You may pay a little more for some of these things now because the economy is doing well, but you will have the peace of mind of reducing future expenses.

*meaning something you will need to buy anyway, of a quality you would ordinarily purchase.
That's what we're doing. Roof due for replacement within the next few years, we're pulling this work forward and looking into solar.

Otherwise, it's follow the IPS.

Namashkar
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Re: Should we stay in Crazytown because there's no where to run?

Post by Namashkar » Mon Oct 01, 2018 3:42 pm

Toons wrote:
Mon Oct 01, 2018 2:51 pm
Pick an asset allocation.
Stick to it,adjust if necessary,
Ignore everything else.
Go fishing.
:mrgreen:
I love this. :happy

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munemaker
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Re: Should we stay in Crazytown because there's no where to run?

Post by munemaker » Mon Oct 01, 2018 5:57 pm

Namashkar wrote:
Mon Oct 01, 2018 3:42 pm
Toons wrote:
Mon Oct 01, 2018 2:51 pm
Pick an asset allocation.
Stick to it,adjust if necessary,
Ignore everything else.
Go fishing.
:mrgreen:
I love this. :happy
Me too. Says it all.

dknightd
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Re: Should we stay in Crazytown because there's no where to run?

Post by dknightd » Mon Oct 01, 2018 6:00 pm

When I was young, and had no intention of spending my retirement savings for many many years, I mostly just stayed the course. Now retirement is less than a year away I've become much more conservative. I have created two virtual buckets. One for the next 1-9 years. One for beyond that. I'll stay the course in my 9 years and beyond bucket. By then I'll hopefully be collecting SS so should be able to afford to be more aggressive again.
After a 9 year bull run, I think it is reasonable be to be more concerned than usual about sequence of return risks when I start withdrawing.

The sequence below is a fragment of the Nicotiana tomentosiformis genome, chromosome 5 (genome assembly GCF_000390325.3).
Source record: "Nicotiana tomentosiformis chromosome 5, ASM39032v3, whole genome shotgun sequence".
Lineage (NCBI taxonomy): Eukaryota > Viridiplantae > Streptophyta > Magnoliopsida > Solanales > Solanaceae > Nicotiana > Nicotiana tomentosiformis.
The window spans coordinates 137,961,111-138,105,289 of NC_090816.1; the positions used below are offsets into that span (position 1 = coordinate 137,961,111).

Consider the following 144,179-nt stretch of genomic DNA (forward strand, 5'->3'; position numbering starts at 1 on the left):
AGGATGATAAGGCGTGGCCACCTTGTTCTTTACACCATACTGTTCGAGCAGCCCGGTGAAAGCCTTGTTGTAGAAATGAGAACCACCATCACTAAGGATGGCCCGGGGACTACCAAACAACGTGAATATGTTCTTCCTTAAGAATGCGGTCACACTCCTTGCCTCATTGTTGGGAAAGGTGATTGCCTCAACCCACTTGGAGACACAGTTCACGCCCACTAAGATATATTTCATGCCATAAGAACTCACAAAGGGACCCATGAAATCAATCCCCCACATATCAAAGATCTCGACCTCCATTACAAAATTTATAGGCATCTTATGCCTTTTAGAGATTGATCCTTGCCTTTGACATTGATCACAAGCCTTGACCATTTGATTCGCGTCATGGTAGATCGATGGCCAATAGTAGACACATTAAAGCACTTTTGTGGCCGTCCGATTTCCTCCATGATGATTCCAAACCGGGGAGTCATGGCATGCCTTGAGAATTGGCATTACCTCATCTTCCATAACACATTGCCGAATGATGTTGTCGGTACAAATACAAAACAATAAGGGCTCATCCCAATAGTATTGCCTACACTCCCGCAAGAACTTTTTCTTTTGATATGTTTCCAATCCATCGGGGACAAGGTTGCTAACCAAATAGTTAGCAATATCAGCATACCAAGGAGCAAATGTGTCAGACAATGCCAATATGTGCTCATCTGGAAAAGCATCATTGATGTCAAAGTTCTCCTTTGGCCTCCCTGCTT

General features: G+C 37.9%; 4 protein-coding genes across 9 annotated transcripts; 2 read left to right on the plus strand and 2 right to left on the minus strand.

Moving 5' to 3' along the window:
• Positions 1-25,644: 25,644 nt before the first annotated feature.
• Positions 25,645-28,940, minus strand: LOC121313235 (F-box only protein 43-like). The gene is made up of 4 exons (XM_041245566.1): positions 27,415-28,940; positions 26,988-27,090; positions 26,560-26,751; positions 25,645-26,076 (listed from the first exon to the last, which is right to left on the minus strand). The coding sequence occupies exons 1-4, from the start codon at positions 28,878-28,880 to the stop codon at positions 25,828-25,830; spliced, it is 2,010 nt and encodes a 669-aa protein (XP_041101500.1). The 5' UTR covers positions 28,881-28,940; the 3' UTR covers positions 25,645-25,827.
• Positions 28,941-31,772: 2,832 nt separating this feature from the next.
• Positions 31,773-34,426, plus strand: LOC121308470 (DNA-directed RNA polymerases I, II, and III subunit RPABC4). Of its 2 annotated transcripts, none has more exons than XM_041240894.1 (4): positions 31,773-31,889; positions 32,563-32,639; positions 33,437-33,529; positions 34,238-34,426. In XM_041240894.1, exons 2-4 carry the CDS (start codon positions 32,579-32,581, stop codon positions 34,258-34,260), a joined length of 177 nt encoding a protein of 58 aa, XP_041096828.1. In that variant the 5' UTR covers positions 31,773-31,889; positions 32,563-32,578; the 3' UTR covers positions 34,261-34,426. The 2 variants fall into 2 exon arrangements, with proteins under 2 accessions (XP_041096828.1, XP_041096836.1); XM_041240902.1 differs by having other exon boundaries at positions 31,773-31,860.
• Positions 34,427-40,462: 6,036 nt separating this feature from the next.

If I had enough money to not be concerned about future growth, I'd probably get out of the stock market. But I know I might need future growth, so am leaving some in. If it does "correct" I'll probably put more back in. If it keeps going up - Fine.
My 1-9 year virtual bucket is mostly in cash like things. My 9+ year bucket is about 60/40.
Frankly this is a horrible time to retire. Interest rates are below inflation rates. Stocks are almost certainly due for a hit at some point. It is crazy out there. But, probably it has always been crazy ;)

dknightd
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Re: Should we stay in Crazytown because there's no where to run?

Post by dknightd » Mon Oct 01, 2018 6:04 pm

Toons wrote:
Mon Oct 01, 2018 2:51 pm
Go fishing.
and grow vegetables ;)
Edit: You want a balanced diet, just like you want a balanced investment portfolio

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Kenkat
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Re: Should we stay in Crazytown because there's no where to run?

Post by Kenkat » Mon Oct 01, 2018 6:16 pm

Toons wrote:
Mon Oct 01, 2018 2:51 pm
Pick an asset allocation.
Stick to it,adjust if necessary,
Ignore everything else.
Go fishing.
:mrgreen:
I really have to strongly disagree with you here. I’ve really never been much of a fisherman. Oh, yeah...the other parts are good.

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FIREchief